The shifting dynamic of social media: how Web3 aims to overcome Web2’s shortcomings
Unlike Web2, Web3 is more inclusive and empowers end-users by creating censorship-resistant ecosystem that benefits all participants.
Social media has changed the way we interact with others. It has also changed the way we think about ourselves.
The internet was only becoming popular when social media emerged, and these two platforms have profoundly affected one another.
These days, social media platforms are being increasingly used to express individual opinions and ideas to a broader audience.
This leads to increased online activism, which has positive and negative effects on society.
Likewise, there has been an increase in social media platforms for communication between content creators and their fans. This paved the way for social media influencers and new verticals for marketing companies and ad agencies.
Becoming the hottest marketing spots, social media platforms have adapted to position themselves as integral parts of our lives.
Now, with Web3 – the decentralized internet – around the horizon, social media platforms get an upgrade that would obliterate the shortcomings of the Web2 ecosystem (the current version of the internet), and the platforms built atop it.
The origin story
The origins of digital communication goes back to the 1840s. But the inception of the modern internet and social media was way back in 1969.
That was when the United States Department of Defense started using the ARPANET (Advanced Research Projects Agency Network).
At that time, ARPANET allowed scientists from four interconnected universities to share software alongside data and resources via its digital network.
Almost two decades later, the National Science Foundation unveiled a nationwide digital network, NSFNET, which is said to be the direct predecessor to today’s internet infrastructure.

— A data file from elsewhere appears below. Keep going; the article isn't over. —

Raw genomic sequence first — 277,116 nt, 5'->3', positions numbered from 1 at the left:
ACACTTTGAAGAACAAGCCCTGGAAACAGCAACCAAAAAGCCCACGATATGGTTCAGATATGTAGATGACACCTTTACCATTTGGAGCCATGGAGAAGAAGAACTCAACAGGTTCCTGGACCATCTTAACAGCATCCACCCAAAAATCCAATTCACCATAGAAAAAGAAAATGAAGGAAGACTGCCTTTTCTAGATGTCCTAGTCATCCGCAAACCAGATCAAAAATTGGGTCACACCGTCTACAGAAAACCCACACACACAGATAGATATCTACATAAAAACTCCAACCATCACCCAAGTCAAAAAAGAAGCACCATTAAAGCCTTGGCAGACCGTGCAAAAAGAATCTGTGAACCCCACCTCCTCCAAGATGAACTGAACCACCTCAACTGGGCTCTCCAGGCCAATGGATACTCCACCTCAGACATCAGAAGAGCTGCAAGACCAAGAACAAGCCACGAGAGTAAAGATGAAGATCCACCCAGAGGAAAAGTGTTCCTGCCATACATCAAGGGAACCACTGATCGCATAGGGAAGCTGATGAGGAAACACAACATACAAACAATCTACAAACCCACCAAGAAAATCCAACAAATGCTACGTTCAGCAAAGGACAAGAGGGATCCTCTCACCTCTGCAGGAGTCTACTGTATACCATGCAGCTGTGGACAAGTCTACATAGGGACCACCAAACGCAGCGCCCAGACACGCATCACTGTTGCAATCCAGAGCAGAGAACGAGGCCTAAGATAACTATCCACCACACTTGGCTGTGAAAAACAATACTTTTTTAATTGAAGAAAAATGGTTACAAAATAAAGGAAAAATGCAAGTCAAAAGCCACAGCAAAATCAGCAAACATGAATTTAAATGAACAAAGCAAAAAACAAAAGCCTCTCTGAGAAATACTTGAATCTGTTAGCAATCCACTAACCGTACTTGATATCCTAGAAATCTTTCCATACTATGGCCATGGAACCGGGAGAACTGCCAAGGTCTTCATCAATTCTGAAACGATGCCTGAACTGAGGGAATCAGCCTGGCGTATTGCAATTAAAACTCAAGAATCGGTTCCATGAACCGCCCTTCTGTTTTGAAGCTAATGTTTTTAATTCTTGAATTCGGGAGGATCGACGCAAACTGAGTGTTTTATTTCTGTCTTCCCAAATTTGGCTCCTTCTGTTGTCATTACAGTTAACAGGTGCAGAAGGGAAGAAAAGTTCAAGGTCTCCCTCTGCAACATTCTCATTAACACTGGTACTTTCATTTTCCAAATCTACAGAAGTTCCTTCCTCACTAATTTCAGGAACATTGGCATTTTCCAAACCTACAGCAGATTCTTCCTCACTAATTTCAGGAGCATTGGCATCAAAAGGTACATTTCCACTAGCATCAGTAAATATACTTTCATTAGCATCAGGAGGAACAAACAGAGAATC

Between the late 80s and 90s, the number of internet users started to increase substantially, thus leading to a wave of online communication services.
Platforms such as CompuServe, Prodigy, and America Online played vital roles in introducing end-users to digital communication, including emails, messaging via bulletin boards, and real-time online chats.
Just as the internet was garnering more mainstream adoption, Six Degrees, one of the earliest social media platforms, was launched in 1997.
Though short-lived, Six Degrees was the first successful attempt at creating a profile photo uploading service. Soon after, in 2001, another social media platform called Friendster entered the nascent Web2 ecosystem.
Then came blogs, unlocking a new form of digital communication via comments and replies.
Platforms like LiveJournal and Blogger started gaining popularity during this period. Cumulatively, these rudimentary platforms amassed millions of active users.
Other well-known social networking platforms that emerged in the early days of the internet include MySpace and Google+. Launched in 2003, MySpace was the most-visited website worldwide by 2006.
Users could share updates on their profile pages, connect, and chat with friends through this platform.
However, after the initial spike in popularity, MySpace faded as new-age social media platforms like Facebook and LinkedIn entered the scene.
Google’s attempt at breaking into the social networking market through Google+, too, didn’t achieve much success and finally came to an end in 2018.
The current scenario
Web2, the version of the internet that we know and use now, has no shortage of social media networking services.
Some of the most prominent players include Facebook, Reddit, Twitter, Instagram, Pinterest, and the more recent additions of Snapchat and TikTok.
Launched in 2004, Facebook has more than 2.9 billion active users, making it the most popular social networking site.
Facebook-owned Instagram also has a massive user base, which continues to grow as the platform expands into Web3 primitives like NFTs.
Reddit, launched in 2005, is a community-driven platform commanding thousands of communities (subreddits) and more than 300 million users, sharing news and interacting with each other through comments and replies.